Plasmids, siRNA and sgRNA
Plasmids were transfected into cells using Lipofectamine 2000 (Invitrogen). The USP13-C345A mutant was generated using a Q5® Site-Directed Mutagenesis Kit (New England Biolabs) according to the manufacturer’s instructions. The primers used for generating the USP13-C345A mutant were: Forward-GAACCTGGGCAACAGCGCCTATCTCAGCTCTGTC; Reverse-GACAGAGCTGAGATAGGCGCTGTTGCCCAGGTTC.
All siRNAs were used at a final concentration of 25 nM and transfected into cells with Lipofectamine RNAiMAX reagent according to manufacturer’s instructions (Invitrogen). For siRNA screen, a mixture of four siRNA sequences (Dharmacon) targeting each DUB was transfected into HEK293T cells. For FBXW7 knockdown, the siRNA sequences were: FBXW7-siRNA-1 GGAUCUCUUGAUACAUCAA; FBXW7-siRNA-2 GGAGUAUGGUCAUCACAAA.
USP13 and MCL1 were genetically knocked out by using the CRISPR/Cas9 system. The sgRNA sequences used for knockout were as follows: EGFP-sgRNA-F-CACCGGAAGTTCGAGGGCGACACCC; EGFP-sgRNA-R-AAACGGGTGTCGCCCTCGAACTTCC; USP13-sgRNA-1F-CACCGTTCCTGCCTCCGCTGCCGCC; USP13-sgRNA-1R-AAACGGCGGCAGCGGAGGCAGGAAC; USP13-sgRNA-2F-CACCGACGCGGATCGTGGGCATGTG; USP13-sgRNA-2R-AAACCACATGCCCACGATCCGCGTC; MCL1-sgRNA-1F-CACCGCCTCACGCCAGACTCCCGGA; MCL1-sgRNA-1R-AAACTCCGGGAGTCTGGCGTGAGGC; MCL1-sgRNA-2F-CACCGTCTCCTCAAGCGGCGCCGCG; MCL1-sgRNA-2R-AAACCGCGGCGCCGCTTGAGGAGAC; HUWE1-sgRNA-1F-CACCGACCTGTTGGACCGCTTCGA; HUWE1-sgRNA-1R-AAACTCGAAGCGGTCCAACAGGTC; HUWE1-sgRNA-2F-CACCGGACCGCTTCGATGGAATAC; HUWE1-sgRNA-2R-AAACGTATTCCATCGAAGCGGTCC.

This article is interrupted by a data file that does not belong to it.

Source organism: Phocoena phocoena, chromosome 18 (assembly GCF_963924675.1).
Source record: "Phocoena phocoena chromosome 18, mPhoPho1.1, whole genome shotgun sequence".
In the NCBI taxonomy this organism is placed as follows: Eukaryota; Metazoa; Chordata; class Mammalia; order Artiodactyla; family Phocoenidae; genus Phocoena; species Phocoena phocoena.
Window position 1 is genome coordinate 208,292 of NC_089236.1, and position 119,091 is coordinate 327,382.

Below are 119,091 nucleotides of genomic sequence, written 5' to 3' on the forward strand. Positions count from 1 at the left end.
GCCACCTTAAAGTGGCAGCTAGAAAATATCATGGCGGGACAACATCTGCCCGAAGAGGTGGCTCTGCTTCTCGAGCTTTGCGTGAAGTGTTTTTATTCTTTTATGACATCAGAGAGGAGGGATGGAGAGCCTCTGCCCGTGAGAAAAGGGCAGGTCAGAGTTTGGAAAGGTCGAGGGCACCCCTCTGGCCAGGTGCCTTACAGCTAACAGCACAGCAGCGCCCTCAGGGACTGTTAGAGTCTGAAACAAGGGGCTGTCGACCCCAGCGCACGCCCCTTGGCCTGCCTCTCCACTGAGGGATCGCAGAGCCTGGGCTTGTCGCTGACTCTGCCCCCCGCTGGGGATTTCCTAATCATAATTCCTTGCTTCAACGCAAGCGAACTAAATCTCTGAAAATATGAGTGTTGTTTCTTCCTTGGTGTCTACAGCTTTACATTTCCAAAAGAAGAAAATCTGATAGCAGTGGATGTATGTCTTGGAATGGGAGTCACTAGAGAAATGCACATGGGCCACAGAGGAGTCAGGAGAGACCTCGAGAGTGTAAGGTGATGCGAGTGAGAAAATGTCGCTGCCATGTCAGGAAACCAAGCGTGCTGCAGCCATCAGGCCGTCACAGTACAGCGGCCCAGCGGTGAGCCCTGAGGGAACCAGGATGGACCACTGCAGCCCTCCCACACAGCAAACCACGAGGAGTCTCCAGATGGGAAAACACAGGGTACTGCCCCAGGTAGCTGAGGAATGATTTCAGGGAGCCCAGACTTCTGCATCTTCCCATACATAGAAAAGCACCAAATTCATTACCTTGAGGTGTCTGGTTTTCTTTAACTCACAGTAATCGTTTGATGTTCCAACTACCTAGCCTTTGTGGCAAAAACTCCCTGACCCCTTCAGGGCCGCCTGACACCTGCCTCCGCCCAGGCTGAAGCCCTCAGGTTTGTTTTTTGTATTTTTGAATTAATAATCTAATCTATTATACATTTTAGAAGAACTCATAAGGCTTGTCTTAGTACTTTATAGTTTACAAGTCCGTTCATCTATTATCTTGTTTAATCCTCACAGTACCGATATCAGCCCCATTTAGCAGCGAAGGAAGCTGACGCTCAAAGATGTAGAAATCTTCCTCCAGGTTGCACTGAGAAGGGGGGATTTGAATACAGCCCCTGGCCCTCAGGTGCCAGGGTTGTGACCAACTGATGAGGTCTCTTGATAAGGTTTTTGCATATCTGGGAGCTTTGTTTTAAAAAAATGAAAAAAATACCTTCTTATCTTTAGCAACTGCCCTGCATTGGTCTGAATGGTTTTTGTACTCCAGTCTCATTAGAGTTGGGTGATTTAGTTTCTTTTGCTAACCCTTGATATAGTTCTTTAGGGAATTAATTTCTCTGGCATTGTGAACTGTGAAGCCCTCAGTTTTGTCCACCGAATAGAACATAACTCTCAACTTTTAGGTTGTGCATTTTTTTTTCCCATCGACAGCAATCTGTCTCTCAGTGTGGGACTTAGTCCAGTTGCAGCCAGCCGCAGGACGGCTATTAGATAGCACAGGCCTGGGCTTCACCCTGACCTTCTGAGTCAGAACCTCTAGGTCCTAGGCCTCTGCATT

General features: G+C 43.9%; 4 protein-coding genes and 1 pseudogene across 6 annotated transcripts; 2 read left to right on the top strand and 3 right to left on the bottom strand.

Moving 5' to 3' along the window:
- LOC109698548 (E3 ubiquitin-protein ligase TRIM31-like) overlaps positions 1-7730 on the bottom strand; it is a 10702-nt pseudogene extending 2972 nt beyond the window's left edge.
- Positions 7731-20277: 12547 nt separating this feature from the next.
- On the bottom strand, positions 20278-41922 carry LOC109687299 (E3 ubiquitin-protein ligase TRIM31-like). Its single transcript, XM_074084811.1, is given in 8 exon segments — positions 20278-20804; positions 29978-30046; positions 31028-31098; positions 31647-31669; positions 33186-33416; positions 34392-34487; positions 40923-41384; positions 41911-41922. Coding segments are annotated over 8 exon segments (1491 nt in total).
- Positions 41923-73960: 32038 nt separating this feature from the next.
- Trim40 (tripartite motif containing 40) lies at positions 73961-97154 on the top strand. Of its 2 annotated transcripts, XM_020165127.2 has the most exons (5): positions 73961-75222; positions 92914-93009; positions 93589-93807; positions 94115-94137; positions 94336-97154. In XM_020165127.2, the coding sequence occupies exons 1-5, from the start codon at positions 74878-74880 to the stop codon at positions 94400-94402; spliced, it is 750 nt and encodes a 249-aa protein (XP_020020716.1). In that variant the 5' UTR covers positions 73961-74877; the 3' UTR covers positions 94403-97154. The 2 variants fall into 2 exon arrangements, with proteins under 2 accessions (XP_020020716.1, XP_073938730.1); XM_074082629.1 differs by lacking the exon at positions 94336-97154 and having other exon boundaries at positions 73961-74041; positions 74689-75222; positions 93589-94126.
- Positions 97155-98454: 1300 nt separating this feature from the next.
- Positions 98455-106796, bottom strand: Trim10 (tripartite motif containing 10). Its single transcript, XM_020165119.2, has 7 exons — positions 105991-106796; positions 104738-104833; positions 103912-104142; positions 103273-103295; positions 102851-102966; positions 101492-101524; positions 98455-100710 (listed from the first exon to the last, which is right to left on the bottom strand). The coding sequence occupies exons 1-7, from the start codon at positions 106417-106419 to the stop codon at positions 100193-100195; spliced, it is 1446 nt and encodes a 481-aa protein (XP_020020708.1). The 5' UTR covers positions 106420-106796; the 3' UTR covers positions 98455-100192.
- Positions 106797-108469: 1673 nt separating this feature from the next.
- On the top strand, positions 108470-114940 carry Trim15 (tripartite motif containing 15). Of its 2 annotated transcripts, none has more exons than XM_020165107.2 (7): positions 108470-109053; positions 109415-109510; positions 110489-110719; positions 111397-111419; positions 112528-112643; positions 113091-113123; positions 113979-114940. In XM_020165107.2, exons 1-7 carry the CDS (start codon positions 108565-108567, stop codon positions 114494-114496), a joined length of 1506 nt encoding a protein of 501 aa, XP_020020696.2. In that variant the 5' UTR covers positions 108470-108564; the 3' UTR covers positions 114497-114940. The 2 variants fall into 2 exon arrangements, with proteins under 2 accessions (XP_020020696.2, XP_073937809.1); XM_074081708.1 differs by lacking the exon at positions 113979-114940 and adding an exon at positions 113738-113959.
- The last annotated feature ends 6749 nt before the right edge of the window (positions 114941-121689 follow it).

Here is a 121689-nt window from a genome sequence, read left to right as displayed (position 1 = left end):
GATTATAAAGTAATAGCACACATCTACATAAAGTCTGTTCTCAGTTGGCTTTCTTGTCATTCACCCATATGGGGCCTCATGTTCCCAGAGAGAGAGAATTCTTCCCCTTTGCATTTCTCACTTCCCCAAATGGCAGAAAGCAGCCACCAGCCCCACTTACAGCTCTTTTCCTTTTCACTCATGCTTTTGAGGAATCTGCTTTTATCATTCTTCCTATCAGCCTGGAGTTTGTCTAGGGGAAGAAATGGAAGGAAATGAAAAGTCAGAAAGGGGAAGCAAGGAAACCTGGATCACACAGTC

Virus production and infection
HEK293T cells in a 10-cm dish were co-transfected with 5 μg of sgRNA constructs, 5 μg of plasmid Δ8.9, and 3 μg of plasmid VSVG. Cells were incubated at 37 °C and the medium was replaced after 12 h. Virus-containing medium was collected 48 h after transfection and supplemented with 8 μg mL−1 polybrene to infect target cells in 6-well dishes. Infected cells were selected with 2–5 μg mL−1 puromycin.
HEK293T cells were transfected with 3 × FLAG-USP13 for 48 h and were lysed with IP lysis buffer containing 50 mM Tris-HCl (pH 8.0), 150 mM NaCl, 10 mM KCl, 1.5 mM MgCl2, 0.5% NP-40, 10% glycerol, 1 mM EDTA and protease inhibitor cocktail (Roche). The soluble lysate was pre-cleared with protein G beads and then 3 × FLAG-USP13 was immunoprecipitated with anti-FLAG M2 beads at 4 °C overnight. The beads were washed five times with IP lysis buffer and 3 × FLAG-USP13 was eluted with 500 μg mL−1 3 × FLAG peptide. Endogenous USP13 or MCL1 immunoprecipitation was performed in HEY, A549 and SW-1573 cells using 2 µg USP13 (Santa Cruz, sc-514416) or MCL1 antibodies (Santa Cruz, sc-819) and protein A/G agarose beads (Sigma) at 4 °C. The immunocomplexes were then washed five times with IP lysis buffer. Both lysates and immunoprecipitates were analyzed by immunoblotting. For in vitro immunoprecipitation assay, 1 µg His-MCL1 (Prospec) and 2 µg His-USP13 (R&D systems) were incubated in 20 µL IP lysis buffer with or without the following components: 50 µM human ubiquitin, 100 nM UBE1, 2 µM UbE2D3, 2 µM CHIP, 2 µM Hsp70, 2 mM ATP (Ubiquitin-Proteasome Biotechnologies) at 37 °C for 2 h. After addition of 2 µg USP13 antibody (Santa Cruz, sc-514416), the samples were rotated at 4 °C overnight and incubated with protein A/G agarose beads (Sigma) for a further 4 h at 4 °C. The beads were washed five times with IP lysis buffer. The proteins were released from the beads by boiling in SDS-PAGE sample buffer and analyzed by immunoblotting.